I've been annoyed while watching political debates at speakers who can just say anything they want and keep moving along. Do you think we'll ever see live fact-checking during a spoken debate?

It’s already happening! We live fact-checked the EU referendum debates, the general election in 2015, as well as Scotland’s independence referendum debates.

Each a week we live fact-check the Prime Minister's Questions and BBC Question Time too. You can read about how we do it here.

There’s more innovation to be had though. At the Wired awards we hooked up a light to change color when a claim being made on TV was true or false for example. The guys at Politifact have hooked up an Amazon echo to answer claims with fact-checks. Live fact-checking will hopefully be in every living room in the near future.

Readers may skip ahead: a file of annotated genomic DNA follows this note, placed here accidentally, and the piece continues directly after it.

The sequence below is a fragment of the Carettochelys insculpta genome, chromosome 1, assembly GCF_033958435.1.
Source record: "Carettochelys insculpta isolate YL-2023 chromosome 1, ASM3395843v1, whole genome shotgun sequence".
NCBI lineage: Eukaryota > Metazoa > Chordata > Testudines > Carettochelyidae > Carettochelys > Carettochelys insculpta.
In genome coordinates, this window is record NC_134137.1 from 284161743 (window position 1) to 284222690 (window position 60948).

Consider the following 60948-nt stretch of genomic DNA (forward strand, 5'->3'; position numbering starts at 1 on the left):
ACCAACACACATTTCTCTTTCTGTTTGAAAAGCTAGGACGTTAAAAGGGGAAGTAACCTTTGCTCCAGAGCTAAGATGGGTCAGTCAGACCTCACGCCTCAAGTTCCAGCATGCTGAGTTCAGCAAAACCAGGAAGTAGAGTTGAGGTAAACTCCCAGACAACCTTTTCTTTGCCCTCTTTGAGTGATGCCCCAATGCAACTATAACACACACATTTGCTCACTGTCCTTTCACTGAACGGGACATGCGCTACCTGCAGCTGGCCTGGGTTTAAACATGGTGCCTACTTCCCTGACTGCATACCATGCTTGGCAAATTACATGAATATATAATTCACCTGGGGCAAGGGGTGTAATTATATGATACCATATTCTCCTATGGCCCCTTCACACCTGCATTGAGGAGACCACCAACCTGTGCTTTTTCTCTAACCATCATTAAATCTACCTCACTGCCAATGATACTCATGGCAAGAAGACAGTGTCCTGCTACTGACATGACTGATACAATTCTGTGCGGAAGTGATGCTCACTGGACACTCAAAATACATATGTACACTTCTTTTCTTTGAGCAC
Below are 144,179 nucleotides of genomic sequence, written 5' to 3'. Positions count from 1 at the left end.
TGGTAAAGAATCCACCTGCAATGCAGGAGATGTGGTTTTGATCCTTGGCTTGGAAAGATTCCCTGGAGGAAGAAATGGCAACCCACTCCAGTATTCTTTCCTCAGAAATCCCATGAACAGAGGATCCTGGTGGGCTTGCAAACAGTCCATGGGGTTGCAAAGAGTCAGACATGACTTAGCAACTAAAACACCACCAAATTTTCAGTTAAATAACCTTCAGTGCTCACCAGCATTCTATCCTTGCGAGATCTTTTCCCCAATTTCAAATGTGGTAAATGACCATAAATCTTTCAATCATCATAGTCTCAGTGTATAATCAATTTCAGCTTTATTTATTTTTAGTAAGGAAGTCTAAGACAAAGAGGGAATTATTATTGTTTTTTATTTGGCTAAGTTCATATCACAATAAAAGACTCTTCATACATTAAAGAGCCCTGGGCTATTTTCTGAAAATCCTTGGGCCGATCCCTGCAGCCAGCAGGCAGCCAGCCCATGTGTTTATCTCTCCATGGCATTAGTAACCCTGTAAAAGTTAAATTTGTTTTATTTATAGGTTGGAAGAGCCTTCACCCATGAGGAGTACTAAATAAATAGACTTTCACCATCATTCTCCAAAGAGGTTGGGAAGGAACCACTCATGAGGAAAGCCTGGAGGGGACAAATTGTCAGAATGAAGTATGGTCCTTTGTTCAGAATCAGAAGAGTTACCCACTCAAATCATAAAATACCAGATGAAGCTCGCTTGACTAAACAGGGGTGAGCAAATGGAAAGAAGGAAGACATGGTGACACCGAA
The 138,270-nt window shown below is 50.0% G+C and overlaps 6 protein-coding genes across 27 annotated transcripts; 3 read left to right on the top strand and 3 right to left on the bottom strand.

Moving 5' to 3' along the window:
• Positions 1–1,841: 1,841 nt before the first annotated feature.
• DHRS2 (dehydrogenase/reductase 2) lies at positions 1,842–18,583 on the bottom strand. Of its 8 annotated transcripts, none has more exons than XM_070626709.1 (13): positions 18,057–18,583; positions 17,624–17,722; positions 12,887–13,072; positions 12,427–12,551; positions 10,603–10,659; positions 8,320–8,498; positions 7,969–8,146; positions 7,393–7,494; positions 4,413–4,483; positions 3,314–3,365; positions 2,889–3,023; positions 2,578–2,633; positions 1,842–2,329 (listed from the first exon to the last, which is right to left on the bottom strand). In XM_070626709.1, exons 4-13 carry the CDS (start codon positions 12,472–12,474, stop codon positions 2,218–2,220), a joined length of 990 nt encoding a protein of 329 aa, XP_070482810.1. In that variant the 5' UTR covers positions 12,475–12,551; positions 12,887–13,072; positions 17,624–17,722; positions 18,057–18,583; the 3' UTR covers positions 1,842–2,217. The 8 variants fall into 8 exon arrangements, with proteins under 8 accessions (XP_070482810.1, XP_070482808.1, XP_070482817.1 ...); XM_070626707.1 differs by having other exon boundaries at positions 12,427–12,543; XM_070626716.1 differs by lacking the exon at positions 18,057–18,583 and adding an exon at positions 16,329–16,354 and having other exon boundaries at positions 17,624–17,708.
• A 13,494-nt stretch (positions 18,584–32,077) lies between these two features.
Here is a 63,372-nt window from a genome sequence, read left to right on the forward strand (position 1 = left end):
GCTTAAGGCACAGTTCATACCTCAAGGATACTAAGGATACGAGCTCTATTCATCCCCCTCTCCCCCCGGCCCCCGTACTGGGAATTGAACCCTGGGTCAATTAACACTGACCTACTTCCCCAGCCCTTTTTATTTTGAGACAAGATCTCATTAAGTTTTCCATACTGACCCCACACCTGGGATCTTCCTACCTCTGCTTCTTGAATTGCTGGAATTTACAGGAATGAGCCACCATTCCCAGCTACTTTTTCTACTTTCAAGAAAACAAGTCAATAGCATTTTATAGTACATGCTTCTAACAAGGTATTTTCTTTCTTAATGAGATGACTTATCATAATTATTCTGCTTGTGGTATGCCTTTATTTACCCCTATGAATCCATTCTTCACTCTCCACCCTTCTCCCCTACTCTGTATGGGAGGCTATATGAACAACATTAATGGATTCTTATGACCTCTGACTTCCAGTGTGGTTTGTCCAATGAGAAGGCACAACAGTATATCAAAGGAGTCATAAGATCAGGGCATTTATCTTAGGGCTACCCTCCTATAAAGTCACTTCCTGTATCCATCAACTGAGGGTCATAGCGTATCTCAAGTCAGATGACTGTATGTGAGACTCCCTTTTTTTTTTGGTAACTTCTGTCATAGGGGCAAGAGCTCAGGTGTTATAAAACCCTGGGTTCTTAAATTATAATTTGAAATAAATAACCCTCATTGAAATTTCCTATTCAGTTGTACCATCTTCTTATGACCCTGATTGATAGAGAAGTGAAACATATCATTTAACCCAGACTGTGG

Google News is now using a tag to designate fact-checking. How does that work, and how will that help the truth get out? In what way is Full Fact involved?

Google will determine whether an article is suitable to be tagged as 'fact-check' by looking for the schema.org ClaimReview markup in the code.

ClaimReview markup consists of a variety of tags which separate elements such as the claim being fact-checked, the conclusion being drawn, who made the statement and the actual fact-checks written.

We were the first UK organization to be invited to implement it. It’s a really great first step on the road to bigger and better things.